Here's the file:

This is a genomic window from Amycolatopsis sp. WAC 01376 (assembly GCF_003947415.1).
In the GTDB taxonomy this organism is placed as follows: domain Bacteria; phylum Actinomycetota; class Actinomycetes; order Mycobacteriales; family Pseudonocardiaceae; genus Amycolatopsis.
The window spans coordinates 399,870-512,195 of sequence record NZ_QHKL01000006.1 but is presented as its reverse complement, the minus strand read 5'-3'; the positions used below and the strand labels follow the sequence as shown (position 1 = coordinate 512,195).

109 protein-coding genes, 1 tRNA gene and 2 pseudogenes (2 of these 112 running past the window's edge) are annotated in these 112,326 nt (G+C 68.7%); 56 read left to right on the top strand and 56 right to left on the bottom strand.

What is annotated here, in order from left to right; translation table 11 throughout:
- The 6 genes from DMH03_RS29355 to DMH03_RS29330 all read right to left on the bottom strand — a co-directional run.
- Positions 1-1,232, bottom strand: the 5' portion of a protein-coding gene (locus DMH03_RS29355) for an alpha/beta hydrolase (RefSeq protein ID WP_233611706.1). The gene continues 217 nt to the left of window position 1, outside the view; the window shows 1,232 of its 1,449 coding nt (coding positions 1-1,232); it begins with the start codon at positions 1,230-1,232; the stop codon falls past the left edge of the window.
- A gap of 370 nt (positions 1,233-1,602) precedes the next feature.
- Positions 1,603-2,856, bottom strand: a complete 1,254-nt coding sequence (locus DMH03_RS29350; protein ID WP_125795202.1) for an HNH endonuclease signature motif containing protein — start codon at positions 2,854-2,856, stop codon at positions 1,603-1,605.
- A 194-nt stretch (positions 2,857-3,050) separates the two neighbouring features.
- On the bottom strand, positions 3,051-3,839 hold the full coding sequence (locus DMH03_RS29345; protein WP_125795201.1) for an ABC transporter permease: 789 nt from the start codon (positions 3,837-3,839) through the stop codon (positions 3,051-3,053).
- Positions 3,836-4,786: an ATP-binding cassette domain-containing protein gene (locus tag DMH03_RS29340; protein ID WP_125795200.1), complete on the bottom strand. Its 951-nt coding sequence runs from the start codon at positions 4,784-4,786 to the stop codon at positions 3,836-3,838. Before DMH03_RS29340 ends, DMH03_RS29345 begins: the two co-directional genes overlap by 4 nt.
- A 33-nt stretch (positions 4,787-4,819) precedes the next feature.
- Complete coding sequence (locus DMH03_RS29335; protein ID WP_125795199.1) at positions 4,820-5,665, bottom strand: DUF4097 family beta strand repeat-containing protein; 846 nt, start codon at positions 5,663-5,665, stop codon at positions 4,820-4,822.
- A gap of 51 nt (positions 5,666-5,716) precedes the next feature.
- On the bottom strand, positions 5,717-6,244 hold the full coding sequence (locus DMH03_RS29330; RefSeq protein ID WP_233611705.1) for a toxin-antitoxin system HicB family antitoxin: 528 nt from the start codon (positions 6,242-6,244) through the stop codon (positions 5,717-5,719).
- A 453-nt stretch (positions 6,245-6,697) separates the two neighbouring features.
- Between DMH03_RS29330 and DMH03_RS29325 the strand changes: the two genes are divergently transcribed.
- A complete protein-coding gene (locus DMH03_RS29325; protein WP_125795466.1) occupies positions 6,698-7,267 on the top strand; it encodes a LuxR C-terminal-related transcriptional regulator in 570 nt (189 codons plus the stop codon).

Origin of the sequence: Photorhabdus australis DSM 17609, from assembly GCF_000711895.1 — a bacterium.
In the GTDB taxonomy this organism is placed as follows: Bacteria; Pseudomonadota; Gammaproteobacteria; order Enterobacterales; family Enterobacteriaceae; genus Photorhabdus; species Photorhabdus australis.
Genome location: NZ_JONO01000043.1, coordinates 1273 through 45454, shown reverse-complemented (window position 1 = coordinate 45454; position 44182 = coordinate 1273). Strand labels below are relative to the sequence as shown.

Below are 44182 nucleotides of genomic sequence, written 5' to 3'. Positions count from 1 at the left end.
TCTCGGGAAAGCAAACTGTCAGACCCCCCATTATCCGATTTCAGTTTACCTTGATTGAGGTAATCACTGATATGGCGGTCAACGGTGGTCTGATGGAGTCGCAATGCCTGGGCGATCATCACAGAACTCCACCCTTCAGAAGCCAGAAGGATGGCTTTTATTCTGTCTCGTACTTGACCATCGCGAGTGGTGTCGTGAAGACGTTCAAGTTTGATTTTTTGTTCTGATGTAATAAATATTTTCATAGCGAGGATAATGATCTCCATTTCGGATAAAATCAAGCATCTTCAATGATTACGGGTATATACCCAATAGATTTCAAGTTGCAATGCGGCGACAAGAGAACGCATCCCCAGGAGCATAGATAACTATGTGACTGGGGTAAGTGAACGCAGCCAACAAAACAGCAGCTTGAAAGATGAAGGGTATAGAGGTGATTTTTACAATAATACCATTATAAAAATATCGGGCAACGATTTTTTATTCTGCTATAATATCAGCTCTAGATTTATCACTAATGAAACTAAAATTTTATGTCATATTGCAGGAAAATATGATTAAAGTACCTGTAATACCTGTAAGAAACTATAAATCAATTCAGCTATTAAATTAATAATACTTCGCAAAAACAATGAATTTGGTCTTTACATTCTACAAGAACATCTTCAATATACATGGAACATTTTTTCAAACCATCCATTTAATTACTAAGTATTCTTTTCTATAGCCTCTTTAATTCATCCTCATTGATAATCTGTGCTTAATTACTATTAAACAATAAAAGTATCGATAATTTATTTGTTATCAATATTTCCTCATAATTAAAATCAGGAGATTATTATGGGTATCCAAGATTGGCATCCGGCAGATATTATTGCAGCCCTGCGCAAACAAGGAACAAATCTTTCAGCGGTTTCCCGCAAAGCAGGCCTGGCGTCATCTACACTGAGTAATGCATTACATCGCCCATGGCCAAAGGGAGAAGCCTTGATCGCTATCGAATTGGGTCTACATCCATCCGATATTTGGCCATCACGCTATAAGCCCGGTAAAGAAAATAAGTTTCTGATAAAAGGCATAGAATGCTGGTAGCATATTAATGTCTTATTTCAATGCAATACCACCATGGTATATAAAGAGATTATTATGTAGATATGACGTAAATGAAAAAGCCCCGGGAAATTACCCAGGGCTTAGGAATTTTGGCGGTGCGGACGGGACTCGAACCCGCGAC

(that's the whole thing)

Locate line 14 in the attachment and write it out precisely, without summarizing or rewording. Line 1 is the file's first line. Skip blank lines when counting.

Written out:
- Complete coding sequence (locus DMH03_RS29335; protein ID WP_125795199.1) at positions 4,820-5,665, bottom strand: DUF4097 family beta strand repeat-containing protein; 846 nt, start codon at positions 5,663-5,665, stop codon at positions 4,820-4,822.